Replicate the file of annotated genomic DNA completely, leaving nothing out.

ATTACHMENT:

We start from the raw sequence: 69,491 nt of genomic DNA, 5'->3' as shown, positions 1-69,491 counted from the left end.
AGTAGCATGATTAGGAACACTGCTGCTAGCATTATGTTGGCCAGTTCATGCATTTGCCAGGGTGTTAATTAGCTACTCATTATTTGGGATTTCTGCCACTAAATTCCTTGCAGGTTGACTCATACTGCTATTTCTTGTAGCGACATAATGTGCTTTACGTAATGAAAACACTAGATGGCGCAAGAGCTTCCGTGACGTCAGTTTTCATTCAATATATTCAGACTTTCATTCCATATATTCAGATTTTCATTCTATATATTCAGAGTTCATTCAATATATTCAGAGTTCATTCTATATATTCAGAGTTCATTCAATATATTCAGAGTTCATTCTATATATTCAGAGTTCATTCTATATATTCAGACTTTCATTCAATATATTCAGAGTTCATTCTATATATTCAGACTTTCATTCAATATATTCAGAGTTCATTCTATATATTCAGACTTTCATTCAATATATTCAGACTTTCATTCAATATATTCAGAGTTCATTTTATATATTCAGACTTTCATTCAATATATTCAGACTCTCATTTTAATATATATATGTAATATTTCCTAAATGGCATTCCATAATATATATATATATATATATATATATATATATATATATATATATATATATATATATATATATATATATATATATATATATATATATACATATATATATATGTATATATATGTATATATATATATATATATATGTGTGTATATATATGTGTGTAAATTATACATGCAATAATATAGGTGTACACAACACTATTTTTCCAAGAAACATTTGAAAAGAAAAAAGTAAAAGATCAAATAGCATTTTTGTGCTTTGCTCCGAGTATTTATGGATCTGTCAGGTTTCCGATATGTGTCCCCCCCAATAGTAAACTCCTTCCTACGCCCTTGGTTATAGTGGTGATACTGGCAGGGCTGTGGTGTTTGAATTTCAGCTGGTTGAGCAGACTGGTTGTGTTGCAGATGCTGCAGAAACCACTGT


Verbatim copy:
We start from the raw sequence: 69,491 nt of genomic DNA, 5'->3' as shown, positions 1-69,491 counted from the left end.
AGTAGCATGATTAGGAACACTGCTGCTAGCATTATGTTGGCCAGTTCATGCATTTGCCAGGGTGTTAATTAGCTACTCATTATTTGGGATTTCTGCCACTAAATTCCTTGCAGGTTGACTCATACTGCTATTTCTTGTAGCGACATAATGTGCTTTACGTAATGAAAACACTAGATGGCGCAAGAGCTTCCGTGACGTCAGTTTTCATTCAATATATTCAGACTTTCATTCCATATATTCAGATTTTCATTCTATATATTCAGAGTTCATTCAATATATTCAGAGTTCATTCTATATATTCAGAGTTCATTCAATATATTCAGAGTTCATTCTATATATTCAGAGTTCATTCTATATATTCAGACTTTCATTCAATATATTCAGAGTTCATTCTATATATTCAGACTTTCATTCAATATATTCAGAGTTCATTCTATATATTCAGACTTTCATTCAATATATTCAGACTTTCATTCAATATATTCAGAGTTCATTTTATATATTCAGACTTTCATTCAATATATTCAGACTCTCATTTTAATATATATATGTAATATTTCCTAAATGGCATTCCATAATATATATATATATATATATATATATATATATATATATATATATATATATATATATATATATATATATATATATATATATATATATACATATATATATATGTATATATATGTATATATATATATATATATATGTGTGTATATATATGTGTGTAAATTATACATGCAATAATATAGGTGTACACAACACTATTTTTCCAAGAAACATTTGAAAAGAAAAAAGTAAAAGATCAAATAGCATTTTTGTGCTTTGCTCCGAGTATTTATGGATCTGTCAGGTTTCCGATATGTGTCCCCCCCAATAGTAAACTCCTTCCTACGCCCTTGGTTATAGTGGTGATACTGGCAGGGCTGTGGTGTTTGAATTTCAGCTGGTTGAGCAGACTGGTTGTGTTGCAGATGCTGCAGAAACCACTGT